But there is also, seperately, a distinct 'soft R' common among lots of older east-enders. Mostly it's a similar sound to the back-of-the-throat R which you hear in French. I grew up hearing it mostly from Jewish Londoners whose parents spoke Yiddish, the youngest of whom are now 70-ish.

Obviously connected to that are a small range of similar-but-weaker R sounds which are what happens when that sound can't be accurately reproduced by the speaker. Sometimes you get something like a 'w', but yer Cockernees often famously have a barely-pronounced gutteral 'yyy' sound instead. Some may have heard it used by that bloke who played Pete Beale on EastEnders.

So there's something a bit like it in east London. But Ross doesn't have that, and it's got nothing to do with the west country stuff mentioned above.
posted by genghis at 12:54 PM on July 16, 2007


genghis' point on French speakers raises an interesting point. I've noticed the same "R" -> "W" in many French speakers when they speak English. To me, it's always seemed clear that they're over-compensating and "unrolling" their "r"s. Instead of rolling them as they normally would, they're trying to pronounce something closer to an English "r". Without the native acuity to hear it right, they basically go too far, and pronounce a "w".

Not that that really has anything to do with why native English speakers would do it. I do know that many people who are "mealy-mouthed" (i.e., they pronounce their "s"es in the back corners of their mouth, like the stereotypical nerd) actually have a high-frequency hearing defect. Kids who pronounce their "s"es that way are routinely referred to having their hearing checked, since it often means they don't have the ability to hear the difference. Maybe it's something along those lines?
posted by LairBob at 4:43 PM on July 16, 2007


there is also, seperately, a distinct 'soft R' common among lots of older east-enders.

Yep, I know what you're talking about, and I absolutely associate it with elderly Jewish speakers, usually skilled tradespeople. Not just Whitechapel, either: I remember hearing it from the elderly Jewish tailor who'd suited my father when he was young. That's different from the upper-class thing, though.
posted by holgate at 11:37 PM on July 16, 2007


Wow, no offense, but there's some bad linguistics in this thread, especially Mayor Curley's. Voicing has nothing to do with it; neither do glottal stops (I think the word being reached for there is "geminate", but it's not a geminate either, it's just an "intervocalic /r/"). The people who said this was just a variant of /r/ that's common among a certain class are correct.

Rhotacism is actually just the opposite of what Holgate describes--a rhotacised pronunciation is making a sound more r-like, not less. The trouble is, "r-like" isn't a well-defined class--there are a ton of sounds in various languages that all play the role of (roughly) "coronal approximants," meaning that they're all articulated with the tongue just slightly too far away from the roof of the mouth to avoid causing audible turbulence, but close enough to modify the airflow and thus the sound. If it's close enough to cause turbulence, it's a fricative; closer yet and it's a stop; farther away and it's a vowel. But there's an in-between zone that partakes somewhat of the nature of a vowel and somewhat of a consonant.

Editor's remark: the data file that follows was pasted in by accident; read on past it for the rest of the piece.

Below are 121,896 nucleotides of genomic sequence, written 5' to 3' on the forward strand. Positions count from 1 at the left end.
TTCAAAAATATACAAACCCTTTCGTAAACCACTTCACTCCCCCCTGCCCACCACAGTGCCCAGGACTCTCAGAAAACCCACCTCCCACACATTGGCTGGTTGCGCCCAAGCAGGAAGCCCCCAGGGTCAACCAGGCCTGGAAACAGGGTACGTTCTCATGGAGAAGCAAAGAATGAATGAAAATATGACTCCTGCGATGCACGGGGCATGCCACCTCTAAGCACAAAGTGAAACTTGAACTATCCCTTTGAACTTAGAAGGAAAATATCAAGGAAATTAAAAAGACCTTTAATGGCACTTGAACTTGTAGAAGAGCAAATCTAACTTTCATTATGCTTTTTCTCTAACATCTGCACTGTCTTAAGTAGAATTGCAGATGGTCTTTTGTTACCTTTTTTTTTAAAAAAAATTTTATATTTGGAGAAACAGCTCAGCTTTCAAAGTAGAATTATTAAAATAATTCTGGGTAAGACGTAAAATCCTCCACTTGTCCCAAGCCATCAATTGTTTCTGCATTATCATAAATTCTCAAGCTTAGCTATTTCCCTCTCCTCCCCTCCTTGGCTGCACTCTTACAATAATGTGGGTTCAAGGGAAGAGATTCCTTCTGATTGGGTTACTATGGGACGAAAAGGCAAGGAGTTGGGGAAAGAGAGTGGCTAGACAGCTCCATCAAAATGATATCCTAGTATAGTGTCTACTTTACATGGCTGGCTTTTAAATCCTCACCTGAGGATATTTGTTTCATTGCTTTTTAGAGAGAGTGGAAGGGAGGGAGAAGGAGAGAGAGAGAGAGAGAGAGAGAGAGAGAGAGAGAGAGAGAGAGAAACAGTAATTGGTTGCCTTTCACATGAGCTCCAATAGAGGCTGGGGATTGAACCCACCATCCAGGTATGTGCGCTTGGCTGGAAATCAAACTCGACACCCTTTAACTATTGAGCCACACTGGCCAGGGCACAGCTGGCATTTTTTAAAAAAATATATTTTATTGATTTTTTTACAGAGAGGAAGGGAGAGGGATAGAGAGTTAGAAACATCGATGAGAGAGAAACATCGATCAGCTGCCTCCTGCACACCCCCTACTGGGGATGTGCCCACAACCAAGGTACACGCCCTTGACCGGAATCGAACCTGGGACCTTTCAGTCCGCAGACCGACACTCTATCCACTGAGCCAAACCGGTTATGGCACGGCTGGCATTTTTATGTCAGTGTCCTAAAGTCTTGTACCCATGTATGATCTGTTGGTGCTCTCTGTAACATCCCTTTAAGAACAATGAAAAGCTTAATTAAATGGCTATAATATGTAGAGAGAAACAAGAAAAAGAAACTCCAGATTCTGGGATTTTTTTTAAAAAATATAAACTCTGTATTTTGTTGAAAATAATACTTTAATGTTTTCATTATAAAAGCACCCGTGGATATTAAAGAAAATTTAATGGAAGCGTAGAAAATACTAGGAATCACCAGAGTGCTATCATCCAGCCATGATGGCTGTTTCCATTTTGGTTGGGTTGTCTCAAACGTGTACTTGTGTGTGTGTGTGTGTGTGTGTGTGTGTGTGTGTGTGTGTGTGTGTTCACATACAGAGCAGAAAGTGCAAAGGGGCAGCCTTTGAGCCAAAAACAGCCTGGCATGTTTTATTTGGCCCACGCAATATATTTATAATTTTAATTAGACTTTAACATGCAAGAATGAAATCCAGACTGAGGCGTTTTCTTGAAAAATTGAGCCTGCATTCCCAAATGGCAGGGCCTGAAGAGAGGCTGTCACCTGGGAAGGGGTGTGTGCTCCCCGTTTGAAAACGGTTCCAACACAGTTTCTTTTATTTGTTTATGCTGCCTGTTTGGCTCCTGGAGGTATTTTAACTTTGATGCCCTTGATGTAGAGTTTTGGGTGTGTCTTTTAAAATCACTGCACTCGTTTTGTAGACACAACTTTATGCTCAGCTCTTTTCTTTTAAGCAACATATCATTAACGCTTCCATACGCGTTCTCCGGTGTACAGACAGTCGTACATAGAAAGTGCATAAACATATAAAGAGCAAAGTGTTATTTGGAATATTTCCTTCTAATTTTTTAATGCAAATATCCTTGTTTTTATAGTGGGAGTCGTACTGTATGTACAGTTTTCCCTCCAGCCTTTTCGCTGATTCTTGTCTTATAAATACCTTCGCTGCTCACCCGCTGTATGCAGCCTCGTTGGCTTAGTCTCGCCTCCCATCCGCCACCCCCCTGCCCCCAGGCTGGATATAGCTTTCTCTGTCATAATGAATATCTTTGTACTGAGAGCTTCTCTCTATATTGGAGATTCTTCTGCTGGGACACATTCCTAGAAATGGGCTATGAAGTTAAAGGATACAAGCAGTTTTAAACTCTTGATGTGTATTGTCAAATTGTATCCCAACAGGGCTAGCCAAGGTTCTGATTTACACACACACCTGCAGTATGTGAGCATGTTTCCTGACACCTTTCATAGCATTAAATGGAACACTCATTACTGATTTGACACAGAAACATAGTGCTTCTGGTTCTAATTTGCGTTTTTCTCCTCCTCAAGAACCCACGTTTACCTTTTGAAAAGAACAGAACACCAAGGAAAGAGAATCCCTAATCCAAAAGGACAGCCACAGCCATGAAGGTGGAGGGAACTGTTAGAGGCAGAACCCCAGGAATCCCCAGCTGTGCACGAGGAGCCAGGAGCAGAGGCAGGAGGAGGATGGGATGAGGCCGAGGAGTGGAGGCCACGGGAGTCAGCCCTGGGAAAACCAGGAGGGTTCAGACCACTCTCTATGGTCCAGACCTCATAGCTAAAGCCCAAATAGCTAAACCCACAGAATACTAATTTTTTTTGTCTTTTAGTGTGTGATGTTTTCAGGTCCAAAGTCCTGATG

There are lots of these in human language. If the air flows around the sides of the tongue, it's a later, some kind of l; if not, it's a central, some kind of r. But exactly which kind is very variable. So a sound which plays the role of /r/ in a phonological system might be labio-dental (as someone notes above), or apical (formed with the tongue tip) or dorsal (formed with the tongue blade). To naive English ears, it might sound like a w or an l or an r or a d or even an h (the French/German R is made by vibrating the uvula; "Racine" sounds to many students like "Hacine"). Since there are generally relatively few consonants with these characteristics in many languages, there's lots of room for variability and thus lots of ways to use it to show social or regional distinctions.

L sounds are very similar. In "standard" American English there are two [l]s, light and dark. Light [l] is used at the beginning of a syllable and is made with the tongue tip, and dark [l] is made with the tongue blade. Compare "la" with "all" and notice where your tongue constricts. Some people (Tom Brokaw being the most famous) have only dark [l], and many people hear it as almost a [w]. Similarly, there's a NYC-area pronunciation of /r/ that has the tongue blade raised in the back, the so-called "molar r", which I really can't describe but you'd know it if you heard it.

Sorry to go on so long--believe me, I could go on much longer.
posted by rodii at 2:15 PM on July 21, 2007 [1 favorite]


rodii: rhotacism is defined differently, depending upon whether it's regarded as a speech disorder or a linguistic phenomenon. (And it's different again from rhoticity.)
posted by holgate at 8:52 PM on July 21, 2007


So it is! I stand corrected, thanks.
posted by rodii at 8:15 AM on July 23, 2007